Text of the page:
Insight

Can the covid-19 crisis reverse the decline of the American hospital?

General Policy

Summary

The US healthcare sector, and hospitals in particular, face a reckoning amidst the covid-19 crisis. The strains on the industry, encapsulated by indelible images of overwhelmed emergency rooms and frontline workers, has highlighted a years-long decline in hospital capacity in the US. The outbreak has also cast a new spotlight on a regulatory practice known as Certificate of Need – an approval process required in many US states for building or expanding hospitals or other healthcare facilities that can limit competition. In this Global Counsel Insight note, we examine the history and current state of play around Certificate of Need laws; the larger debate surrounding healthcare capacity in the US; and look ahead to how these dynamics may unfold going forward, particularly heading into a presidential election in which the nation’s preparedness and response to covid-19 are sure to be critical issues.


Overwhelmed emergency rooms. Doctors and nurses putting their lives on the line to care for covid-19 patients. A field hospital built hurriedly in New York’s Central Park. Rural hospitals closing as elective surgeries and non-covid-19-related visits plummet.

It might seem improbable that the US healthcare system, which has demonstrated these strains and others as a result of the covid-19 outbreak, could emerge bigger and stronger from the crisis. But just as cities build higher seawalls after a 100-year flood, and industries have been re-examined and renewed after periods of intense disruption, we think the covid-19 outbreak will lead to a major policy debate about questions of capacity and resource allocation in US healthcare. And in the long run, we think the policy results of this discussion could benefit the same hospital sector that today is experiencing such stress. 

Origins of the CoN system

One obscure but significant policy area where this debate is likely to play out as the covid-19 crisis recedes is what is known as Certificate of Need (CoN) laws. CoN regulations exist in 35 US states and the District of Columbia (an additional three states have modified versions of these laws). CoN laws require hospitals and some other healthcare providers to receive approval from a government-appointed board before building, expanding or acquiring a facility, or even adding certain services at an existing one. The process can be lengthy, costly, and gives incumbents ample opportunity to oppose a petition from the potential new player (what provider would welcome new competition?). 

While there are certainly many other factors that have led to a reduced number of hospitals over the years, CoN regulations have played a role in limiting capacity and competition in US healthcare. And while the debate can certainly be drawn along traditional political lines, in practice CoN procedures are often driven not by ideology but by preventing or delaying new entrants from challenging incumbents, both for-profits and not-for profits.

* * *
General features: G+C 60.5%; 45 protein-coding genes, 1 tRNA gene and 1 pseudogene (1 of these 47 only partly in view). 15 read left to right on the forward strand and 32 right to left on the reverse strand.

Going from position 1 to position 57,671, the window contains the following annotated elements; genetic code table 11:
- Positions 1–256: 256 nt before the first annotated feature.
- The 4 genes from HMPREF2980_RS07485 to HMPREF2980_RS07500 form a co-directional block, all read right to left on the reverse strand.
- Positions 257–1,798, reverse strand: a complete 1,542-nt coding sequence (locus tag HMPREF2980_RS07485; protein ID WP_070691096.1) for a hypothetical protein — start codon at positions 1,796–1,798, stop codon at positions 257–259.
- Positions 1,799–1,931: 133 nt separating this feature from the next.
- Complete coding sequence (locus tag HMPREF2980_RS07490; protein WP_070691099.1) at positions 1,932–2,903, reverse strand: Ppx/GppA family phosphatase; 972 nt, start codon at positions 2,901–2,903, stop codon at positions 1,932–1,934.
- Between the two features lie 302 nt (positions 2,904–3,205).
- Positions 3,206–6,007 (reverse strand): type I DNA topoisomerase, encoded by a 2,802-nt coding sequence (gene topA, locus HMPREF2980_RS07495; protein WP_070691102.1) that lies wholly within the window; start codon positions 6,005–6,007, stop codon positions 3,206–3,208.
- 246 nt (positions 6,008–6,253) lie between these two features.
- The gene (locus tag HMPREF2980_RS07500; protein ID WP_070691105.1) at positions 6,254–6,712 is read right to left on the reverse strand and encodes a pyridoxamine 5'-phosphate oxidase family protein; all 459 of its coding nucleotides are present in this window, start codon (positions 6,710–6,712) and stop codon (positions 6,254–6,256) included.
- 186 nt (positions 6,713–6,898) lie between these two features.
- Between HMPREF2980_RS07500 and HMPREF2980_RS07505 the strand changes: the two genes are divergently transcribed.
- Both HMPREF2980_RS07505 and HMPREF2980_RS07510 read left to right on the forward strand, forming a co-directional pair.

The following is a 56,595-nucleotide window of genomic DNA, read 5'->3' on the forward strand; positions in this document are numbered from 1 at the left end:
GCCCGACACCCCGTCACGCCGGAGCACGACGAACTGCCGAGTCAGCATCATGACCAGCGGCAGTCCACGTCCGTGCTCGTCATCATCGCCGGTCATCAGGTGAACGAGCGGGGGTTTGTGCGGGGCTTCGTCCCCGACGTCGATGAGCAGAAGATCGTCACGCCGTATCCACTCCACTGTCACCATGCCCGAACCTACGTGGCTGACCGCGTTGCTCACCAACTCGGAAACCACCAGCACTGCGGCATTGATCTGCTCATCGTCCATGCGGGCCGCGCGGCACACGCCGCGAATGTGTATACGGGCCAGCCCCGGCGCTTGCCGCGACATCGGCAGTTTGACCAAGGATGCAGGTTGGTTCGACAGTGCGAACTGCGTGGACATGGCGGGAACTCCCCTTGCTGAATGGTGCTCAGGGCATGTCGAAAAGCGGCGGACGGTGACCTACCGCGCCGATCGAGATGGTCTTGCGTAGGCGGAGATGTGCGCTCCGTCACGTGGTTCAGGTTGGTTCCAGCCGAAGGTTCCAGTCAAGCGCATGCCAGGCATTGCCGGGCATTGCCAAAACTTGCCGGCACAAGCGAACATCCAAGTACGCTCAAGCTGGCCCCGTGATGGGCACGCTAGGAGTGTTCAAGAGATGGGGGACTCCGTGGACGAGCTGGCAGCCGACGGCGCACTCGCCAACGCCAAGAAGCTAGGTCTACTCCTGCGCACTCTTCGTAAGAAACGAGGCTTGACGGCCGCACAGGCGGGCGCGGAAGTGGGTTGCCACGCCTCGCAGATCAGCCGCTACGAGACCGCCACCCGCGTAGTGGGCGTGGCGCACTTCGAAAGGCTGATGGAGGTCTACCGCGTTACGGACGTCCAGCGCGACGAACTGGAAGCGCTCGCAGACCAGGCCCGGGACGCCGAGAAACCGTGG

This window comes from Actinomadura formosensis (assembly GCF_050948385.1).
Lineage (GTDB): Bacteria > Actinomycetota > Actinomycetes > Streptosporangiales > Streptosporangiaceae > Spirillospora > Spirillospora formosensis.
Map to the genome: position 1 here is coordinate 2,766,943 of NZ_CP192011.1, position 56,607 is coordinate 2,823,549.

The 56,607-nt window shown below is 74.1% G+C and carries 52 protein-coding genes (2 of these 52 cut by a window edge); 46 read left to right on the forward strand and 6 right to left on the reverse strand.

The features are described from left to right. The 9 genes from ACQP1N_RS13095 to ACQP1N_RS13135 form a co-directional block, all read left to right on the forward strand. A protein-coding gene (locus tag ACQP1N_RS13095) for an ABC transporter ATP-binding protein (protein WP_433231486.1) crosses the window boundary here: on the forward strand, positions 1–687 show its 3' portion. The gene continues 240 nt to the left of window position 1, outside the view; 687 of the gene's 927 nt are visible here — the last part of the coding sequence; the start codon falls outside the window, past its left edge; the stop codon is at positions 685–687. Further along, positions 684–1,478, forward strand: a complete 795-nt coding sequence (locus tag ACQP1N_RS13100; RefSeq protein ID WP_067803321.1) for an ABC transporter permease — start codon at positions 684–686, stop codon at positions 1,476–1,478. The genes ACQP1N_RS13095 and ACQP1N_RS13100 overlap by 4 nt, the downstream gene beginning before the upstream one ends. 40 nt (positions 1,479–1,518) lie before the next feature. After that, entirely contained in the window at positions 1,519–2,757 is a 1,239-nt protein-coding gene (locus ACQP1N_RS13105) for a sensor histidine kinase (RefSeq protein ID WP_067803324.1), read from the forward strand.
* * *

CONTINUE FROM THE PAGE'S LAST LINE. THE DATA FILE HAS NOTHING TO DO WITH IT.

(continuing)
The covid-19 crisis has led some to question whether the reduction in hospital capacity has gone too far. This will place CoN regulations back in the spotlight when state legislatures return to work, a trend well worth following for corporates and investors with interests in the US healthcare system.

Despite spending more on healthcare than any other country in the world, US hospital beds per capita are well below those of many other developed nations (Fig 1). The number of US hospital beds has actually been on a decades-long decline, from 1.5 million in 1975 to about 931,000 in 2017, according to the American Hospital Association and the Centers for Disease Control. The healthcare industry has focused more on outpatient services and attempted to shorten hospital stays for patients given the high expense of treatment in that setting. Hospitals have been subjected to greater cost pressures over the years from the rise of managed-care insurance organisations and other factors. 

CoN regulations in the US date back to the 1960s. The idea is that as a public good, provision of healthcare services should not be left to the free market, because the market may not provide adequate care for less-wealthy people on its own, and consumers are not able to shop freely for healthcare as they are for most other products and services. 

Think of an expensive new piece of medical equipment that a wealthy hospital wishes to buy. The hospital’s affluent clients may well value and be willing to pay for use of the equipment, so the purchase makes economic sense for that hospital. But less-wealthy hospitals in the same region may be disadvantaged because affluent patients are more likely to go to the centre with the fancy new machine, leaving competitors caring for poorer clients who present a greater burden on their resources. And perhaps the piece of equipment provides little long-term benefit to the community at large, but only for a few consumers. Supporters of CoN regulation would argue that this purchase should be blocked (for this example we credit a 2015 American Bar Association article by Maureen Ohlhausen, a former Commissioner of the US Federal Trade Commission under presidents Obama and Trump).